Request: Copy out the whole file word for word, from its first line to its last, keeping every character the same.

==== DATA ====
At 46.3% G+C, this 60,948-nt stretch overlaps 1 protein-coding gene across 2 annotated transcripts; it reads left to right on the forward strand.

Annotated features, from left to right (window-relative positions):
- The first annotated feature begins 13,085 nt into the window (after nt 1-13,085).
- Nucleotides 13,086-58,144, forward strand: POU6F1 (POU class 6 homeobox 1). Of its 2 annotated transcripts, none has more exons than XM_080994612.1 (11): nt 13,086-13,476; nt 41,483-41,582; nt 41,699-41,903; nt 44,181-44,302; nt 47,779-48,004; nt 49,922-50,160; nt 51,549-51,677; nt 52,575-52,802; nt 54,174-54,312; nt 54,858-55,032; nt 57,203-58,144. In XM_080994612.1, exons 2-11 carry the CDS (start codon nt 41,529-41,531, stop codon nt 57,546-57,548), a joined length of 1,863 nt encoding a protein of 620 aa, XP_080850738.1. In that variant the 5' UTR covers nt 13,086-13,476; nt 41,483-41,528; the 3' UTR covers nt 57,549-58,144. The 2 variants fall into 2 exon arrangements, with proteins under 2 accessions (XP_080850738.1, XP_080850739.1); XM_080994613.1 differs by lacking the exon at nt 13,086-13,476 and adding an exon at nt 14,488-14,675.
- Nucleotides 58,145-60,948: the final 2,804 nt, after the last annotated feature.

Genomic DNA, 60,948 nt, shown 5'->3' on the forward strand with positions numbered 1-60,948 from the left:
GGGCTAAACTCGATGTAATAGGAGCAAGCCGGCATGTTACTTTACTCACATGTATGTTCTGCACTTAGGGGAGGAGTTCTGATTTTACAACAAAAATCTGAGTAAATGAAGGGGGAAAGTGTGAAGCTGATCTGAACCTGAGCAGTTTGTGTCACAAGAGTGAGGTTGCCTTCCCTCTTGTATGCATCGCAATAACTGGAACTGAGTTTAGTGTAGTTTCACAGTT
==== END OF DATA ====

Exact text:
At 46.3% G+C, this 60,948-nt stretch overlaps 1 protein-coding gene across 2 annotated transcripts; it reads left to right on the forward strand.

Annotated features, from left to right (window-relative positions):
- The first annotated feature begins 13,085 nt into the window (after nt 1-13,085).
- Nucleotides 13,086-58,144, forward strand: POU6F1 (POU class 6 homeobox 1). Of its 2 annotated transcripts, none has more exons than XM_080994612.1 (11): nt 13,086-13,476; nt 41,483-41,582; nt 41,699-41,903; nt 44,181-44,302; nt 47,779-48,004; nt 49,922-50,160; nt 51,549-51,677; nt 52,575-52,802; nt 54,174-54,312; nt 54,858-55,032; nt 57,203-58,144. In XM_080994612.1, exons 2-11 carry the CDS (start codon nt 41,529-41,531, stop codon nt 57,546-57,548), a joined length of 1,863 nt encoding a protein of 620 aa, XP_080850738.1. In that variant the 5' UTR covers nt 13,086-13,476; nt 41,483-41,528; the 3' UTR covers nt 57,549-58,144. The 2 variants fall into 2 exon arrangements, with proteins under 2 accessions (XP_080850738.1, XP_080850739.1); XM_080994613.1 differs by lacking the exon at nt 13,086-13,476 and adding an exon at nt 14,488-14,675.
- Nucleotides 58,145-60,948: the final 2,804 nt, after the last annotated feature.

Genomic DNA, 60,948 nt, shown 5'->3' on the forward strand with positions numbered 1-60,948 from the left:
GGGCTAAACTCGATGTAATAGGAGCAAGCCGGCATGTTACTTTACTCACATGTATGTTCTGCACTTAGGGGAGGAGTTCTGATTTTACAACAAAAATCTGAGTAAATGAAGGGGGAAAGTGTGAAGCTGATCTGAACCTGAGCAGTTTGTGTCACAAGAGTGAGGTTGCCTTCCCTCTTGTATGCATCGCAATAACTGGAACTGAGTTTAGTGTAGTTTCACAGTT